In April, we highlighted some of the positive behaviors that people with student loans are exhibiting to help improve their FICO® Scores. Following National Homeownership Month, we examined whether student loan debt appears to impact decisions about when to begin another important step in their financial and credit journey: purchasing a home.
Using a nationally representative sample of FICO scorable consumers as of October 2017, we compared homeownership rates (using presence of an open mortgage loan as a proxy) across Millennial consumers age 25 to 34. Within this population, we distinguished rates of homeownership between those with no student loans on their credit file, those with closed student loans, and those consumers with one or more student loans actively in repayment.
Key Findings: Consumers with closed student loans are more likely to begin their homeownership journey
We found that the 11% of consumers with closed student loans are almost two-thirds more likely to have an open mortgage compared to the 50% without any student loan history on their credit file. The gap is even more pronounced between those with only closed student loans on file and the 39% of the population with active student loan debt. Notably, the active student loan debt population is half as likely to have an open mortgage. A possible explanation for this result is young consumers’ concern about outspending their income by simultaneously servicing both student loan and mortgage debt. Young consumers continuing to pay down their student loans may be less inclined to open a mortgage until they sufficiently increase their income or rid themselves of their student loan burden.
Some of the above difference between these three groups can also be attributed to differences in their credit risk profiles. The average FICO® Score of each group correlates with the rate of home ownership: those Millennial consumers with only closed student loans on file, score on average some 40 points higher, than those with no student loans on file. Those with active student loan debt score slightly lower than those with no student loans on file.
In an effort to control for the effect that these different risk profiles could be having on our analysis, we examined the same chart as above, but for those age 25-34 consumers scoring in the narrow FICO® Score range of 660-679.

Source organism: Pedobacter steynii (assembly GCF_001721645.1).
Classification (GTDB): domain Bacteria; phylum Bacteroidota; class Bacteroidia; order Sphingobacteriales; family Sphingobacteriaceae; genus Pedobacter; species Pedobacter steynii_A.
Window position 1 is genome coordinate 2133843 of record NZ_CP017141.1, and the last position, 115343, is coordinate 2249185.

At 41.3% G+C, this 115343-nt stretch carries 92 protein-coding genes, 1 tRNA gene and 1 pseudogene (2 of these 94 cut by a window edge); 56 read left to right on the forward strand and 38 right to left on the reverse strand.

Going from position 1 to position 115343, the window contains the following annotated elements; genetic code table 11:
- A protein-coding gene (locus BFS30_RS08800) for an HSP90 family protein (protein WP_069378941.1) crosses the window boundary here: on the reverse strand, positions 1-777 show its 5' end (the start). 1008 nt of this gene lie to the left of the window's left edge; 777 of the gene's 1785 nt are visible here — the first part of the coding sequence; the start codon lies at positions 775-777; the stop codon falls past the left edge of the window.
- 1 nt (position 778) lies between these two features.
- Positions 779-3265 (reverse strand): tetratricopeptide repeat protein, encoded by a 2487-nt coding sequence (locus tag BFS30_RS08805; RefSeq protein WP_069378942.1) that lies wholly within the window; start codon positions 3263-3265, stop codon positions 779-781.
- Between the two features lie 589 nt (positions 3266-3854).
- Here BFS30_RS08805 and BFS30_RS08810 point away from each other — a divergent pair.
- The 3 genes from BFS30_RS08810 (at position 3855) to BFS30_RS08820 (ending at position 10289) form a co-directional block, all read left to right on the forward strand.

While the contrast in home ownership fades when focusing on a specific 20-point score range, we still observe that the 8% of consumers with closed student loans are nearly 50% more likely to have a mortgage than the 41% carrying a student loan balance.
Shifting our focus to a population with higher FICO® Scores of 740+ results in higher overall home ownership rates across all subgroups, as shown in the figure below. In addition, the percentage of this population with closed student loans more than doubles (to 17%) relative to the 660-679 segment. But the difference in mortgage activity between the three subgroups remains relatively similar to the 660-679 band: those with closed student loans are considerably more likely to have begun their homeownership journey than those with no student loans or those still paying off debts incurred from financing their education.
This analysis presents evidence that while demographics, housing preferences, and other economic conditions play a role in the direction of Millennial homeownership according to Freddie Mac, student loan debt is also a factor in driving Millennials to delay home ownership. Bridging the journey from one stage in the credit life cycle (repayment of student loans) to another (taking out a mortgage), we will present FICO research on the credit behaviors that homeowners exhibit, which drives their FICO® Scores upward.